Register Forgot login?

© 2002-2019
Encyclopaedia Metallum

Best viewed
without Internet Explorer,
in 1280 x 960 resolution
or higher.

Privacy Policy

Close To Perfection. - 95%

Perplexed_Sjel, August 9th, 2010

I was recommended America’s Brown Jenkins a long time ago but, until recently, I never really took this two-man project seriously. Still, even to this day and despite my love for the ‘Death Obsession’, I know very little about the project in general and have barely touched ‘Angel Eyes’ since it was recommended to me many years ago. I must admit, at first, I was put off by the bands name. It’s terrible. I still don’t like it but by sheer luck, I stumbled upon a link for one of their songs from ’Death Obsession’ (I forget which) on YouTube and decided to take a punt and listen to it regardless of the horrendous band name and, needless to say, I was blown away by the magnificent beauty of the bands sound. ‘Death Obsession’ is a weird one. From the off I got the impression that this is some sort of half-arsed wall-of-sound black metal album, but it’s so much more than that and its beauty is only something that reveals itself only in time, stage-by-stage and step-by-step. I for one am so relieved that the band decided to posthumously release this record despite the fact that they were adamant about maintaining their split.

This album deserved a chance to grace the black metal stage and it takes every chance and opportunity given to it to do so slowly becoming a modern day masterpiece in the process. As ‘Breathless’ opens this album, the process of gradually unleashing this albums demons begin. There are already numerous things going on beneath the layer of seemingly chaotic distortion. The bass, for example, is bombastically mesmerising its victims, luring them to an early grave with their demonic and hypnotic musings. The bass is an integral part of ‘Death Obsession’ and should be single out for praise by every reviewer who even dares to touch this album. As a long-time fan of black metal, I assume, neigh, I expect the bass to be omitted from proceedings. Most black metal musicians don’t seem too fussed about harnessing the subtle creativity and dynamism of the glorious bass. The bass is probably my favourite instrument, so I was bound to love this album.

Even though it remains an underlying factor throughout the course of this album, songs like ‘Breathless’ showcase the endless possibilities a good bassist can bring to a seemingly repetitive black metal album. The bass is often overlooked, so credit where credit is due because Brown Jenkins have realised something most black metal musicians miss -- even the best ones -- that the bass can be an integral part of a black metal album, despite the use of bludgeoning, repetitive distortion. The guitars, whilst always being a mainstay in every black metal album, are monstrous. They beat to death the listener like no other album I’ve encountered. Rhythmic, energetic and bombastic, the guitars, much like the bass, are incredibly diverse despite seemingly pertaining to a fairly formulaic, monotonous sound. The diversity of this album creeps up on you like a serial killer in the death of night. It stalks you until the last moment when you’re not expecting it, it jumps out on you and unleashes its full force, bashing you repeatedly in the face with a metaphorical hammer in the shape of a guitar. This Lovecraftian inspired nightmare pulls you deeper and deeper into the abyss with every rhythmic turn.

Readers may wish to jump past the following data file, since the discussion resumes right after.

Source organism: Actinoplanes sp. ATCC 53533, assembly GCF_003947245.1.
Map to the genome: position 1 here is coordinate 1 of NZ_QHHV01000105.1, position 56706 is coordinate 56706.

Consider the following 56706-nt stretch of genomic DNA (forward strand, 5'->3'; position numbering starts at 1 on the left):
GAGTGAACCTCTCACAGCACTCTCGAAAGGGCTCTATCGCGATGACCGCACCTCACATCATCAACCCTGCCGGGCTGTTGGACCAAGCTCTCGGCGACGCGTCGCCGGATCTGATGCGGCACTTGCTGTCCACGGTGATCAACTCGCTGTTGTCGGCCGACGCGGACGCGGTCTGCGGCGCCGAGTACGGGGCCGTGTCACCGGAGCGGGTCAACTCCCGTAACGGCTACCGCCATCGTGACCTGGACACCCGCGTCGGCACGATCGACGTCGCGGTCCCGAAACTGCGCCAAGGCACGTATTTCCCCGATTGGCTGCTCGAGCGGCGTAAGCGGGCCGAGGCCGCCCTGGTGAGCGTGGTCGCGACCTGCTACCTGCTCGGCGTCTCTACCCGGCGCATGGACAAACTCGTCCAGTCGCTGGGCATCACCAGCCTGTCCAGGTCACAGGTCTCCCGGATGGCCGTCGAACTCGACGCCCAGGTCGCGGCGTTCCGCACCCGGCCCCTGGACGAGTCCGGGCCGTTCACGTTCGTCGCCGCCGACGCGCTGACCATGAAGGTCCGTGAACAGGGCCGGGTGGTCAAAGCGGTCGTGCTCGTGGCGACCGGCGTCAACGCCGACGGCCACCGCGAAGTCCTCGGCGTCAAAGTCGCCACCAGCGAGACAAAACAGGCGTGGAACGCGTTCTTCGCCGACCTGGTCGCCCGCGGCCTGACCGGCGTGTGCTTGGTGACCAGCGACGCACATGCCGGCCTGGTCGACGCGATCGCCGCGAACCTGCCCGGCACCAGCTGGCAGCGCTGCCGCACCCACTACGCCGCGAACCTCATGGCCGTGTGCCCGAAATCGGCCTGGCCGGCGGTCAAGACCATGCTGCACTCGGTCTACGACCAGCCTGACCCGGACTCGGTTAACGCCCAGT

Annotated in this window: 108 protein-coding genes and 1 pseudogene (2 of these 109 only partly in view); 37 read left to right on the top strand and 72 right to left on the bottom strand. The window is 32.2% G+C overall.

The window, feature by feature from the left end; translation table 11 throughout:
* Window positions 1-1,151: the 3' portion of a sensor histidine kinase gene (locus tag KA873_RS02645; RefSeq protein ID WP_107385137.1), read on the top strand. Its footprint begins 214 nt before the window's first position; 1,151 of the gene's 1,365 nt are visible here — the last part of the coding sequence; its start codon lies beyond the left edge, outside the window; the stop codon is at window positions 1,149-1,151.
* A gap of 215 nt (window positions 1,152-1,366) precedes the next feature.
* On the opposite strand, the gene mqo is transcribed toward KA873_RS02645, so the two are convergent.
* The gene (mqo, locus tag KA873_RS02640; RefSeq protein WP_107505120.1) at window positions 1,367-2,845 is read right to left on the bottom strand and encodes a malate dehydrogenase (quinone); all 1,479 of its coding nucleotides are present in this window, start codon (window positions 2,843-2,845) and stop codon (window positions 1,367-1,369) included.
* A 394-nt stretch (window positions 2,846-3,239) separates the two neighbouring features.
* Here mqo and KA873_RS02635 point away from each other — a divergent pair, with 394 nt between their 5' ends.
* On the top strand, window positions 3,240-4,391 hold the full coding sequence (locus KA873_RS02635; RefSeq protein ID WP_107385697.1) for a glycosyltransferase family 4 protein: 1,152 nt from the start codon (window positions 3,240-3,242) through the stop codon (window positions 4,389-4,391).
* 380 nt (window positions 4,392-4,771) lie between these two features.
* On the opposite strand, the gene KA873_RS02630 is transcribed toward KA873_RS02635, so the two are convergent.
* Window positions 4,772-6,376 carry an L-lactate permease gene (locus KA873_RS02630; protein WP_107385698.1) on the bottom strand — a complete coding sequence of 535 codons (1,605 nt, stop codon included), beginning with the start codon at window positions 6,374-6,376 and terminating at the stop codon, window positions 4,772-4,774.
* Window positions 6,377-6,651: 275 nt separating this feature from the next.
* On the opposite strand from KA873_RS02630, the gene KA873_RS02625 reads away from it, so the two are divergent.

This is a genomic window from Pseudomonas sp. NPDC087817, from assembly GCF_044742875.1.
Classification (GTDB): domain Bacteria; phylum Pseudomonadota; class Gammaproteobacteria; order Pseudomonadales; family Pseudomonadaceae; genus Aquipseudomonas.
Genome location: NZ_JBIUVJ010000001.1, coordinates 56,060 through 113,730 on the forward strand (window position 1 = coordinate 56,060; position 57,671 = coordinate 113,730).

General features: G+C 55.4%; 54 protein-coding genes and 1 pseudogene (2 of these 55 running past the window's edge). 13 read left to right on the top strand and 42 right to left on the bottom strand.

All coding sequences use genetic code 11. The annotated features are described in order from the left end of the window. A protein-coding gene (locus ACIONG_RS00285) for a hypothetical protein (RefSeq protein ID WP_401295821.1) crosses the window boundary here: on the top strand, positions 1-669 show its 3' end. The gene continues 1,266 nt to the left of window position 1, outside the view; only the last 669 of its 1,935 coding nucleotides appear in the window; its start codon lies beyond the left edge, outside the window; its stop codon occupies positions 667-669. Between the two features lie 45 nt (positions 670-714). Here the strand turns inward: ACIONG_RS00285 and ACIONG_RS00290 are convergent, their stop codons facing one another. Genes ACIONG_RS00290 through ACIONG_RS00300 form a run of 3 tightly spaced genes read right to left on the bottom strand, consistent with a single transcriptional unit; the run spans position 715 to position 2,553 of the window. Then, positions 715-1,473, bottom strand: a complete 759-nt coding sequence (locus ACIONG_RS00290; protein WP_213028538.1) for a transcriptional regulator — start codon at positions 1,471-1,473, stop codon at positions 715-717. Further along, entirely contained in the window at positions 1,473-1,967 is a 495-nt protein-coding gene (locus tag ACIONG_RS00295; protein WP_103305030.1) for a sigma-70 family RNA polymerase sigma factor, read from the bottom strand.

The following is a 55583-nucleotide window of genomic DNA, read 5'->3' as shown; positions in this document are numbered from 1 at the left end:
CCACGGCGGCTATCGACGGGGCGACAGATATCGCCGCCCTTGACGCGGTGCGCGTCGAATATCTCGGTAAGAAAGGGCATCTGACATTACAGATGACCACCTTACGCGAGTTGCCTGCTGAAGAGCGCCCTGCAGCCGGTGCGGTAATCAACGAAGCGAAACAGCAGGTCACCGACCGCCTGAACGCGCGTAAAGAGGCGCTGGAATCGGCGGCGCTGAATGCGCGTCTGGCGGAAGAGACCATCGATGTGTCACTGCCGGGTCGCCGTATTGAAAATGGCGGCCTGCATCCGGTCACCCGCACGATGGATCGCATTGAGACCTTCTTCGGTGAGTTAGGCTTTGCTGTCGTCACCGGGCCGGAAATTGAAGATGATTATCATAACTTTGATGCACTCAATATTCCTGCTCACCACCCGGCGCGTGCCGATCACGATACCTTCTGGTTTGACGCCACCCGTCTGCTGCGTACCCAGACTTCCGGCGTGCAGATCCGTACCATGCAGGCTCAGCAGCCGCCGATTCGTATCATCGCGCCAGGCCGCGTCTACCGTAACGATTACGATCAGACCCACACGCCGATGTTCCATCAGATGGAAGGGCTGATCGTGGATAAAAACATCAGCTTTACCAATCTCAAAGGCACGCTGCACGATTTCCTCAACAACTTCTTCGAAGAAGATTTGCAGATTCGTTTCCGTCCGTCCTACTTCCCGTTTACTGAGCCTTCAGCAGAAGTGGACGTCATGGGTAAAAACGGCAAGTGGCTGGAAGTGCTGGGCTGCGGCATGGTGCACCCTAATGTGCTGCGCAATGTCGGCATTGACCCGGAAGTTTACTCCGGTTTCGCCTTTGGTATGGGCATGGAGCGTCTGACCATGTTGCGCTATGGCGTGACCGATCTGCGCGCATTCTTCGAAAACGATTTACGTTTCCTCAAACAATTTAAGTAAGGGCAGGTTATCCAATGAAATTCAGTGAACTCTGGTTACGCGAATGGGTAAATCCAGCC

Despite its fairly open style, the album remains consistently dark and is heightened by the fairly unusual style of vocals for an album of this type. Instead of rasping, the vocals are growled in a slow, painful manner, much alike a doom metal vocalist would do. The bands genre description does state that this is a meshing of black and doom, so I probably shouldn’t be so surprised by the vocals but, normally, bands experiment with doom metal instrumentation, not the vocal style when they’re meshing these two sounds together. Another sign of how innovative Brown Jenkins can be, even if it is in only minor ways. The album, despite being heavily layered, is stripped down to its barest form, naked and devoid of keyboards, synths and fluffy soundscapes. The cold, harsh biting distortion is a constancy on this album and doesn’t let up. I was expecting an intermission along the way with perhaps the use of some generic samples, but no. Brown Jenkins are, and here’s that key word again, consistent throughout.

Just because there is no “fluff” to speak of, that doesn’t mean to say the album is without bombastic, catchy melodies because it contains numerous throughout each individual song, like ‘Lords of Suicide’ for example. Simply put, this is a collaboration between the usual elements -- bass, drums, guitar and vocals -- and despite this, it still manages to sound fresh and inviting. I assumed that eventually there would be a problem with the style, given how unrelenting it can be in terms of distortion, but as with bands like Darkspace, or Paysage d’Hiver, Brown Jenkins maintain high levels of quality through terrific song writing albeit in very different ways to those bands. However, nightmarish soundscapes are nightmarish soundscapes. They essentially do the same job and only a genial few can manipulate them in ways that truly terrify the listener, just as Brown Jenkins constantly do throughout the entirety of ‘Death Obsession’. Although most nightmares end, this is one that lingers in the memory for days afterwards. Even if I never listen to this album again, it will stick with me until the day I die. A truly remarkable black metal album and a terrific swan song from one of America’s finest.